A girls flag football program that started with 19 high schools in Gwinnett County has spread throughout Georgia like chicken and waffles.
This is the third year the Georgia High School Association has officially sanctioned the cool new sport. More than 240 schools are signed up for 2022.
Girls championship games are played at college stadiums and televised statewide, just like the boys.
“The response has been overwhelming,” Dr. James R. Hines Jr., the GHSA executive director, said of the 7-on-7 competition.
Georgia is one of eight states with sanctioned girls flag football. Alabama, Alaska, Arizona, Florida, Nevada, New Jersey and New York are the others with Montana among the states on deck.
Sadly, during a week in which the nation celebrated the 50th anniversary of equal sports access for women via Title IX, there is only mild official interest in football-mad South Carolina.
“So many girls grow up in South Carolina going to college football games every Saturday, from the coast to the mountains. They love football,” said Michael G. Fanning, athletic director for the South Carolina Independent School Association.
SCISA, Fanning said, has between four and 10 firm commitments from member high schools interested in girls flag football for 2022 – with Porter-Gaud in Charleston and Hammond in Columbia among the most enthusiastic. SCISA wants at least six schools on board to start play.
The North Charleston Police Department started a delightful (but non-sanctioned) high school girls flag football program that grew to eight schools and 240 players by 2019.
But other girls and families tied to the South Carolina High School League, the ruling body of athletics for S.C. public schools, are on the sidelines.
“Nothing has been presented by the membership about girls flag football,” SCHL Commissioner Dr. Jerome Singleton told The Post and Courier.
The Palmetto State (aka The Carolina-Clemson Rivalry State) is missing out on a grand opportunity to get more students involved in sports at a time when America needs as many kids involved in something productive as possible.
Girls just wanna have sports fun.
The more sports, the merrier.
An S.C. high school embrace of flag football surely will trickle down to middle school and recreation league popularity.
This should be easier than 1st-and-goal from the 1 against sunflowers.
But the worst part of South Carolina’s lack of flag football interest is passing on the bargain price. The NFL and Nike are eager to help fund the sport all over the country.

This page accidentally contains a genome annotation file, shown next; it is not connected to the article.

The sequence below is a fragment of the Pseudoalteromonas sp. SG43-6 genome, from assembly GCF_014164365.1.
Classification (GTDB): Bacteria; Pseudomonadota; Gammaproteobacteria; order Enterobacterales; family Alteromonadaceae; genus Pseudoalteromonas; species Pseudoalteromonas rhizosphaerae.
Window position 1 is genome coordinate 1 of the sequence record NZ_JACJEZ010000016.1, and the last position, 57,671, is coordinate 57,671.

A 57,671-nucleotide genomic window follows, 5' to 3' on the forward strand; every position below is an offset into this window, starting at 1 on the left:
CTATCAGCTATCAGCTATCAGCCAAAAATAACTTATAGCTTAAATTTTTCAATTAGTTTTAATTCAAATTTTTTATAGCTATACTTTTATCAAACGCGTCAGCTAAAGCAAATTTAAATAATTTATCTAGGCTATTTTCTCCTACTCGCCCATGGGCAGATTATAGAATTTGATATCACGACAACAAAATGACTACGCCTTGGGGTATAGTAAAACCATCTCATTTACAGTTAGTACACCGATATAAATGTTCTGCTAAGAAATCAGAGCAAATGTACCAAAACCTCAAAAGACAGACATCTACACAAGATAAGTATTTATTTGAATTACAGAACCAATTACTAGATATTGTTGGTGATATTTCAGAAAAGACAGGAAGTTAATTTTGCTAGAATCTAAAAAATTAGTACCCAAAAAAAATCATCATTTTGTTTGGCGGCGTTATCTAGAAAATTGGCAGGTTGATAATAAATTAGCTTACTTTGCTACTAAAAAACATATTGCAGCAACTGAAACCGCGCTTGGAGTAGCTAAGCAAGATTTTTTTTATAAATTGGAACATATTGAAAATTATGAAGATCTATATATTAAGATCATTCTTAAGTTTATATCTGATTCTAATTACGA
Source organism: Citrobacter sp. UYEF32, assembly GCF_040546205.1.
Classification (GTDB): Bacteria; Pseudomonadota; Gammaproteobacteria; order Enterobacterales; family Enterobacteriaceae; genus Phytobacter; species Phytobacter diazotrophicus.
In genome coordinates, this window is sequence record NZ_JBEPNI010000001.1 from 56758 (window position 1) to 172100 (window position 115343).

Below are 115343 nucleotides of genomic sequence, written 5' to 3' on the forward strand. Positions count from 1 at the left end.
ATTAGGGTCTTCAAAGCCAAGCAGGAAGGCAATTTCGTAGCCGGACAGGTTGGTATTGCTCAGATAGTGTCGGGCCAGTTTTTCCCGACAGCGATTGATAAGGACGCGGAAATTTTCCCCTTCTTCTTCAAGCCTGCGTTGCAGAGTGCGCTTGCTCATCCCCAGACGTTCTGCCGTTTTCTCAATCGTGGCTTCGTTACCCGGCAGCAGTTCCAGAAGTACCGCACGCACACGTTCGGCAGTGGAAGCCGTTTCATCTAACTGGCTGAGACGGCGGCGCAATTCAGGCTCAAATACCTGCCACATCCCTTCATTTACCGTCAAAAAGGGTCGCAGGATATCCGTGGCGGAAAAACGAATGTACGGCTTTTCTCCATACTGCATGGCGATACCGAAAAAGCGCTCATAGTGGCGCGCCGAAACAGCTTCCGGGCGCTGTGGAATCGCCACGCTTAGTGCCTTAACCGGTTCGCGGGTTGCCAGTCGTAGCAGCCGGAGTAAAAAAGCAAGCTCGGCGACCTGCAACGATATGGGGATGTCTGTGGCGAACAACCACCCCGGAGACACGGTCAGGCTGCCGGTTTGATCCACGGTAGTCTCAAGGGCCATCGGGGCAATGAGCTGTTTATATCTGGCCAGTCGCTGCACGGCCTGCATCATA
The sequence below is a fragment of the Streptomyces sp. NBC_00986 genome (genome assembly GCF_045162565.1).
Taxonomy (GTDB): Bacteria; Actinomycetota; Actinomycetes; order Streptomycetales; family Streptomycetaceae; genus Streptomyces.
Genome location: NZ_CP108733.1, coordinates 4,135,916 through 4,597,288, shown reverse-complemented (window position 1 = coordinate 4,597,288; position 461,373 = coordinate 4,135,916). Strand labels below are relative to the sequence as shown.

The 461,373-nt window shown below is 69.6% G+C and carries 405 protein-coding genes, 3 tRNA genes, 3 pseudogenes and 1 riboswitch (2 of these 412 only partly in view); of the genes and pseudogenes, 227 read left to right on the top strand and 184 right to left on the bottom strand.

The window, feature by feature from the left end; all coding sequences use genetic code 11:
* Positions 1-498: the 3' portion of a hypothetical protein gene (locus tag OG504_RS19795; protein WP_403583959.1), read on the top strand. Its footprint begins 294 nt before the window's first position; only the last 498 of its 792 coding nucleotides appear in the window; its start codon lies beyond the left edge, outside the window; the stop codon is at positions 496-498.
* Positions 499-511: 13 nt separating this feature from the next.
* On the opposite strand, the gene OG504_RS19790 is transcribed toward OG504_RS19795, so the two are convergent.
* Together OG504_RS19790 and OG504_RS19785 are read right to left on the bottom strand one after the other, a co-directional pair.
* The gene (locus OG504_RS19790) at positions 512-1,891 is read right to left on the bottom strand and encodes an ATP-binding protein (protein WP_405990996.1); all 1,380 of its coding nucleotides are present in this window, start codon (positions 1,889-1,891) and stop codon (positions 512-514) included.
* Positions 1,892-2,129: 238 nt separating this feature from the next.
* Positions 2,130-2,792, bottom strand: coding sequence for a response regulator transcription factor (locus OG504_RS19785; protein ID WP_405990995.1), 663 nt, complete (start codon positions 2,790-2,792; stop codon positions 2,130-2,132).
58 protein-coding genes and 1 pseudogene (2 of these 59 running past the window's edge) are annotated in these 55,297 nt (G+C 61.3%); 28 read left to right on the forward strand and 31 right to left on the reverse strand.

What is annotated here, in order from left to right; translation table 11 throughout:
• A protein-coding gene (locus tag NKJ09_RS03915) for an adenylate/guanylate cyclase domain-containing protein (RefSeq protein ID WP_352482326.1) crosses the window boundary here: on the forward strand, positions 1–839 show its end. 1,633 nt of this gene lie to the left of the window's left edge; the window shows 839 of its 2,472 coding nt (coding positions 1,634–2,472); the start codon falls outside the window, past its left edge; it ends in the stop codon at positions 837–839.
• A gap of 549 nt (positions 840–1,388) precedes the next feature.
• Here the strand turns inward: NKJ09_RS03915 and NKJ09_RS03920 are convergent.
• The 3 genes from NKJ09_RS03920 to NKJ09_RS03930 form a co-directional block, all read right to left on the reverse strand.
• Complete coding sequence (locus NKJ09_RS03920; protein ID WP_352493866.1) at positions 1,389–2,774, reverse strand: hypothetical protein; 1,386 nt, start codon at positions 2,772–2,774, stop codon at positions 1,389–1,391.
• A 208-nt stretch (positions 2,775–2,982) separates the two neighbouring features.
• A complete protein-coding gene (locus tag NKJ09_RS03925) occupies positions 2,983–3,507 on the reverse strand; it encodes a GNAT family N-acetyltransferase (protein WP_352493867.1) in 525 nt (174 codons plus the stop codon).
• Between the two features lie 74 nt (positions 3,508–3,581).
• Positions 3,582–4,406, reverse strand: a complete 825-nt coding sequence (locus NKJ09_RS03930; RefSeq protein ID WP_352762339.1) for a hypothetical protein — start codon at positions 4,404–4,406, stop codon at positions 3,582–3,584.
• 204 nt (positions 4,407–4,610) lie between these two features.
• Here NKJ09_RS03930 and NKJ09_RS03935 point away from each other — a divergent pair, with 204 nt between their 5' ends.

‘It’s been amazing’
The Atlanta Falcons pitched in with the start-up in Georgia and Alabama, and remain a strong partner in both states. Through a need-based system, they have provided coaching clinics and fees for officials.
Nike’s contributions include uniforms, socks and sports bras.
“I can’t say enough about our partnership with the Falcons,” Hines said. “This is something that (Falcons president and CEO) Rich McKay and (owner) Arthur Blank have generously taken an interest in.”
In North Carolina, the Carolina Panthers this spring sponsored a flag football program for Charlotte-Mecklenburg schools that ended in May with a championship game at the Panthers’ Bank of America Stadium.
Fanning has talked with the Panthers “several times” and likes what he hears about their willingness to help SCISA fund flag football.
Surely, that offer extends to public high school leagues in the Carolinas.
The sooner the better, based on the North Charleston Police Department experience. Championship games have been played at Charleston Southern, accompanied by food trucks and the mascots of Charleston’s professional sports teams.
When the program had to idle in 2020 and 2021 for COVID-19 reasons, parents complained.
“It’s been amazing,” North Charleston Police Department Major Angela Johnson said. “It’s done so much for the community.”
Johnson said former players who have gone on to college frequently stop by the police department to thank police department personnel for their role as coaches and officials.
High schools signed up for North Charleston’s 2022 re-start include North Charleston, Hanahan, Stall, Military Magnet and Academic Magnet, with some Dorchester County schools also expected back.
Of course, adding a new sport often makes coaches in existing sports a little nervous. They don’t want to lose athletes, just as some baseball and football people were afraid of soccer, and some soccer people were worried about lacrosse.
And some lacrosse people fear field hockey.
For SCISA, Fanning hopes to thread a needle by experimenting with one of two flag football schedule models: an early fall sport starting in August or a shorter six-week season later in the fall. The idea is to avoid drawing too many athletes away from cross country, volleyball and basketball.
Whatever works. But max participation is good for a high school, a community, a country.
They seem to get that in New York and New Jersey. The New York Jets X Nike Girls Flag Football League just completed its second season as the first official girls league in both states: 43 schools, five conferences and counting.
High school girls are getting more opportunities and having more fun in Montana, too. Blank, the Falcons’ owner best known as co-founder of Home Depot, owns property in the state. He has lent NFL support to Montana’s flag football effort.
South Carolina falling behind Georgia and Alabama in any kind of high school football activity is one thing.
But, wow, Big Sky Country?
That should prompt the same reaction that would come with the Montana State Bobcats upsetting the South Carolina Gamecocks the same autumn Saturday the University of Montana Grizzlies stun the Clemson Tigers.
Follow Gene Sapakoff on Twitter @sapakoff.